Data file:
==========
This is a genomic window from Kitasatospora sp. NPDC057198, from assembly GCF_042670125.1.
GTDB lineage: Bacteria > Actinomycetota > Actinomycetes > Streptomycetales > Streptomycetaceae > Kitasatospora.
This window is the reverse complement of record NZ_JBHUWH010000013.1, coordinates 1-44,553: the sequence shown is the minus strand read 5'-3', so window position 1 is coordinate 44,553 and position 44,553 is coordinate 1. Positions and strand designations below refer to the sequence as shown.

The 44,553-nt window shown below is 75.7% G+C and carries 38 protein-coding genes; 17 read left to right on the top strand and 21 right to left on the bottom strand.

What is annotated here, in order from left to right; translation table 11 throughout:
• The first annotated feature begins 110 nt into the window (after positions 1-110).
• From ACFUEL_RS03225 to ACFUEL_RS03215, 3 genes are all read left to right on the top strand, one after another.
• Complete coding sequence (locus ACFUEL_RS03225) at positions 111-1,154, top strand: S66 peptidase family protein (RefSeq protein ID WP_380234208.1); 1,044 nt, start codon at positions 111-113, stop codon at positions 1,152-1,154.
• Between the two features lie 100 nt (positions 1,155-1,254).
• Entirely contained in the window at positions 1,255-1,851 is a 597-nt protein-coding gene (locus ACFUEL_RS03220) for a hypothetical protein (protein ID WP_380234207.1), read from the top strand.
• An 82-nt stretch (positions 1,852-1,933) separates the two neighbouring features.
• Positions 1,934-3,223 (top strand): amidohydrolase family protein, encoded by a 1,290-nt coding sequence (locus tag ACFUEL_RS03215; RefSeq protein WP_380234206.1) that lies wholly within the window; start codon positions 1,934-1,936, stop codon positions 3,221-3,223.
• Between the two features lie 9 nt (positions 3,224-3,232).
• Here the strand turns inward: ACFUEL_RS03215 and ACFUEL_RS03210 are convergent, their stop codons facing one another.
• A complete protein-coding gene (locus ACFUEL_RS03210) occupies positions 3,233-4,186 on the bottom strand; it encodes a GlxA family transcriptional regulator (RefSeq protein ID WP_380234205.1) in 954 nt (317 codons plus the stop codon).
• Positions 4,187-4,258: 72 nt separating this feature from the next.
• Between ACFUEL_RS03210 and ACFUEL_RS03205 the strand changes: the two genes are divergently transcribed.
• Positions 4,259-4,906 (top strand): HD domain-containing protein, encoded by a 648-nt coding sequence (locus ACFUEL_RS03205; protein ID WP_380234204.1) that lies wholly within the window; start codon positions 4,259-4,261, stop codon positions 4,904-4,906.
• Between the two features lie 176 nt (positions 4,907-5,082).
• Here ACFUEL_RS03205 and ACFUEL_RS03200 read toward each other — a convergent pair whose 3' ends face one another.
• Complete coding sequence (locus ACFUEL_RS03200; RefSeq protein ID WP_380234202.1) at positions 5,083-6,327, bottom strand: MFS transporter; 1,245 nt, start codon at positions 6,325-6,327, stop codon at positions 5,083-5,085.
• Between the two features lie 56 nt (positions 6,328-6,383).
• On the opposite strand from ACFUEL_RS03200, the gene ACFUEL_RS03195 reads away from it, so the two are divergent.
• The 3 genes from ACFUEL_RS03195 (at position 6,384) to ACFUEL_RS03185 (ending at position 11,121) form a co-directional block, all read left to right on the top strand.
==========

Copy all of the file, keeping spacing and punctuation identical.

This is a genomic window from Kitasatospora sp. NPDC057198, from assembly GCF_042670125.1.
GTDB lineage: Bacteria > Actinomycetota > Actinomycetes > Streptomycetales > Streptomycetaceae > Kitasatospora.
This window is the reverse complement of record NZ_JBHUWH010000013.1, coordinates 1-44,553: the sequence shown is the minus strand read 5'-3', so window position 1 is coordinate 44,553 and position 44,553 is coordinate 1. Positions and strand designations below refer to the sequence as shown.

The 44,553-nt window shown below is 75.7% G+C and carries 38 protein-coding genes; 17 read left to right on the top strand and 21 right to left on the bottom strand.

What is annotated here, in order from left to right; translation table 11 throughout:
• The first annotated feature begins 110 nt into the window (after positions 1-110).
• From ACFUEL_RS03225 to ACFUEL_RS03215, 3 genes are all read left to right on the top strand, one after another.
• Complete coding sequence (locus ACFUEL_RS03225) at positions 111-1,154, top strand: S66 peptidase family protein (RefSeq protein ID WP_380234208.1); 1,044 nt, start codon at positions 111-113, stop codon at positions 1,152-1,154.
• Between the two features lie 100 nt (positions 1,155-1,254).
• Entirely contained in the window at positions 1,255-1,851 is a 597-nt protein-coding gene (locus ACFUEL_RS03220) for a hypothetical protein (protein ID WP_380234207.1), read from the top strand.
• An 82-nt stretch (positions 1,852-1,933) separates the two neighbouring features.
• Positions 1,934-3,223 (top strand): amidohydrolase family protein, encoded by a 1,290-nt coding sequence (locus tag ACFUEL_RS03215; RefSeq protein WP_380234206.1) that lies wholly within the window; start codon positions 1,934-1,936, stop codon positions 3,221-3,223.
• Between the two features lie 9 nt (positions 3,224-3,232).
• Here the strand turns inward: ACFUEL_RS03215 and ACFUEL_RS03210 are convergent, their stop codons facing one another.
• A complete protein-coding gene (locus ACFUEL_RS03210) occupies positions 3,233-4,186 on the bottom strand; it encodes a GlxA family transcriptional regulator (RefSeq protein ID WP_380234205.1) in 954 nt (317 codons plus the stop codon).
• Positions 4,187-4,258: 72 nt separating this feature from the next.
• Between ACFUEL_RS03210 and ACFUEL_RS03205 the strand changes: the two genes are divergently transcribed.
• Positions 4,259-4,906 (top strand): HD domain-containing protein, encoded by a 648-nt coding sequence (locus ACFUEL_RS03205; protein ID WP_380234204.1) that lies wholly within the window; start codon positions 4,259-4,261, stop codon positions 4,904-4,906.
• Between the two features lie 176 nt (positions 4,907-5,082).
• Here ACFUEL_RS03205 and ACFUEL_RS03200 read toward each other — a convergent pair whose 3' ends face one another.
• Complete coding sequence (locus ACFUEL_RS03200; RefSeq protein ID WP_380234202.1) at positions 5,083-6,327, bottom strand: MFS transporter; 1,245 nt, start codon at positions 6,325-6,327, stop codon at positions 5,083-5,085.
• Between the two features lie 56 nt (positions 6,328-6,383).
• On the opposite strand from ACFUEL_RS03200, the gene ACFUEL_RS03195 reads away from it, so the two are divergent.
• The 3 genes from ACFUEL_RS03195 (at position 6,384) to ACFUEL_RS03185 (ending at position 11,121) form a co-directional block, all read left to right on the top strand.